Dentists have always been experts at infection control and have COVID-19 policies and procedures in place to keep everyone safe.  Please ensure you contact a dental office by phone before you visit and disclose if you are not well or have any COVID-19 symptoms. To comply with physical distancing requirements, many dental offices may continue to provide initial consultations over the phone. For more information, please visit BCDA's COVID-19 Information for Dental Patients page.

On occasion, a dental problem may arise outside of normal dental office business hours.

What is a Dental Emergency?

Dental emergencies can have many causes, including accidents, sports-related injuries, tooth decay and infection. You may have a dental emergency if you have any of the following:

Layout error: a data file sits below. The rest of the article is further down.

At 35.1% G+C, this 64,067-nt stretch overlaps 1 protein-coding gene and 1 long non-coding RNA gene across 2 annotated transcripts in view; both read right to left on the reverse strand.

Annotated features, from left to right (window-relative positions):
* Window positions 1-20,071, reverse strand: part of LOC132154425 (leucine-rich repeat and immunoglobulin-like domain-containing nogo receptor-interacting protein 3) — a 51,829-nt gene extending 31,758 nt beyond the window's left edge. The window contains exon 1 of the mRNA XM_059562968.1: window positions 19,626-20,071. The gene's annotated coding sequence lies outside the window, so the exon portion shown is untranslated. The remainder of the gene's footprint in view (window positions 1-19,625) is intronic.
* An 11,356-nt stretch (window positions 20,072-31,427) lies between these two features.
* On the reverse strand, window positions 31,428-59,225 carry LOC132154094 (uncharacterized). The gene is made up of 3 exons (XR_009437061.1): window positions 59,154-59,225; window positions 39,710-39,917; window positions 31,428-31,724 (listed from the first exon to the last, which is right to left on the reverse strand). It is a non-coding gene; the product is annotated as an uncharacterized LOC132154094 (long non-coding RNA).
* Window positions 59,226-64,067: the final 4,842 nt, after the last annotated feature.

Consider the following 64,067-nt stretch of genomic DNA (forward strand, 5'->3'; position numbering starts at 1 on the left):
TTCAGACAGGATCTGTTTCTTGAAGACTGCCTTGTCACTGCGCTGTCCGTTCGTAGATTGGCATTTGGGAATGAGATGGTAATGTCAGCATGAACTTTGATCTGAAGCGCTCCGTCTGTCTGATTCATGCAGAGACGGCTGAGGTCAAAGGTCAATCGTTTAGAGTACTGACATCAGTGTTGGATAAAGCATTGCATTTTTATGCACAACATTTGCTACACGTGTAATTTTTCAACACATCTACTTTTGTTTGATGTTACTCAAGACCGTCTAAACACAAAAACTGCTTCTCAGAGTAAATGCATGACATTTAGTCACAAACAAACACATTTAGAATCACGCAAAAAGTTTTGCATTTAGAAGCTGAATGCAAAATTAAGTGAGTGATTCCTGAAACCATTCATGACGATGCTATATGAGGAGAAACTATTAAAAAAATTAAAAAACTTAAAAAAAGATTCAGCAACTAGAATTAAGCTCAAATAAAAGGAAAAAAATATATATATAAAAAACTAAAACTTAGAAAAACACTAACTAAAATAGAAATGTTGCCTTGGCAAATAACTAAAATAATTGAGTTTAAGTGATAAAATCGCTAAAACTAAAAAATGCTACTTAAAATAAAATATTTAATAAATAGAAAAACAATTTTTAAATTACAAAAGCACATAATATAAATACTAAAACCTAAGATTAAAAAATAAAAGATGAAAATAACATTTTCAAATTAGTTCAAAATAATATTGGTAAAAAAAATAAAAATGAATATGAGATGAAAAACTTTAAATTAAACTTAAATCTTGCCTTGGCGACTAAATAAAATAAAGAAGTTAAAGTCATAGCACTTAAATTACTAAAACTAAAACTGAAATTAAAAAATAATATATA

• a traumatic injury to your mouth, jaw or teeth
  • severe pain that you cannot control with over-the-counter pain medication
  • uncontrolled bleeding
  • severe swelling in your mouth, face or neck

NOTE: If you have trouble breathing or your mouth continuously fills with blood, call 9-1-1 or go to your nearest hospital emergency department. Also seek an immediate medical assessment if you suffer a head trauma.

Emergency Resources for Patients

Emergency Resource Package

More information on what you should do in the event that this happens to you or a family member can be found in the following Patient Dental Emergency Resource Package (PDF).

Sedation and General Anesthesia

Dental procedures/treatment may require sedation or general anesthesia. Whether or not sedation is used for your specific procedure will depend on a few factors: the nature of treatment; your level of anxiety; and your overall health and medical history. Discuss the sedation options with your dentist to make an informed decision for your health.

Also, learn more about the use of sedation and general anesthesia in treating children.